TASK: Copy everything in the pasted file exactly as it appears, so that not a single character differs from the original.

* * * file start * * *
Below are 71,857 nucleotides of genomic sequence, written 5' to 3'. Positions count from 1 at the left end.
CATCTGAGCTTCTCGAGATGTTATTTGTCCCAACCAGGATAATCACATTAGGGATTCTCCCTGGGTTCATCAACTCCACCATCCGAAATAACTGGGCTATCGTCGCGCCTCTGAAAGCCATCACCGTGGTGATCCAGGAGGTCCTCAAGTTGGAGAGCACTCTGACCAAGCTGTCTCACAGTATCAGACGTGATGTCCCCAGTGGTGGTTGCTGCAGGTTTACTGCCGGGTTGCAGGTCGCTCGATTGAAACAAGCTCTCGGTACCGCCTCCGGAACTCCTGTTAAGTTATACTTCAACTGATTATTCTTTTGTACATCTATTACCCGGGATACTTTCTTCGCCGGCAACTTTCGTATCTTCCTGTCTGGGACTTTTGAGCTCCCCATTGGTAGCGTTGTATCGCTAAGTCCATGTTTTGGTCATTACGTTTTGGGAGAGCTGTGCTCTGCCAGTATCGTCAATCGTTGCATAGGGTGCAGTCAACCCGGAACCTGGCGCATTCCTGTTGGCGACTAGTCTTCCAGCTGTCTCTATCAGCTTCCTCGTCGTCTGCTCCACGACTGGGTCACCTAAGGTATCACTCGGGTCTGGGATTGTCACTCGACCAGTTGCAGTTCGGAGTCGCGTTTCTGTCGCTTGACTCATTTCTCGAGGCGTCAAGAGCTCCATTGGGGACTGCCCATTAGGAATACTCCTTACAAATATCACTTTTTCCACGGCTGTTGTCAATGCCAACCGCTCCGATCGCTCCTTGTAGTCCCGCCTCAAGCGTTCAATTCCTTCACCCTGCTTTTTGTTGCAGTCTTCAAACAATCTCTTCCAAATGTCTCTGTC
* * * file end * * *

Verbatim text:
Below are 71,857 nucleotides of genomic sequence, written 5' to 3'. Positions count from 1 at the left end.
CATCTGAGCTTCTCGAGATGTTATTTGTCCCAACCAGGATAATCACATTAGGGATTCTCCCTGGGTTCATCAACTCCACCATCCGAAATAACTGGGCTATCGTCGCGCCTCTGAAAGCCATCACCGTGGTGATCCAGGAGGTCCTCAAGTTGGAGAGCACTCTGACCAAGCTGTCTCACAGTATCAGACGTGATGTCCCCAGTGGTGGTTGCTGCAGGTTTACTGCCGGGTTGCAGGTCGCTCGATTGAAACAAGCTCTCGGTACCGCCTCCGGAACTCCTGTTAAGTTATACTTCAACTGATTATTCTTTTGTACATCTATTACCCGGGATACTTTCTTCGCCGGCAACTTTCGTATCTTCCTGTCTGGGACTTTTGAGCTCCCCATTGGTAGCGTTGTATCGCTAAGTCCATGTTTTGGTCATTACGTTTTGGGAGAGCTGTGCTCTGCCAGTATCGTCAATCGTTGCATAGGGTGCAGTCAACCCGGAACCTGGCGCATTCCTGTTGGCGACTAGTCTTCCAGCTGTCTCTATCAGCTTCCTCGTCGTCTGCTCCACGACTGGGTCACCTAAGGTATCACTCGGGTCTGGGATTGTCACTCGACCAGTTGCAGTTCGGAGTCGCGTTTCTGTCGCTTGACTCATTTCTCGAGGCGTCAAGAGCTCCATTGGGGACTGCCCATTAGGAATACTCCTTACAAATATCACTTTTTCCACGGCTGTTGTCAATGCCAACCGCTCCGATCGCTCCTTGTAGTCCCGCCTCAAGCGTTCAATTCCTTCACCCTGCTTTTTGTTGCAGTCTTCAAACAATCTCTTCCAAATGTCTCTGTC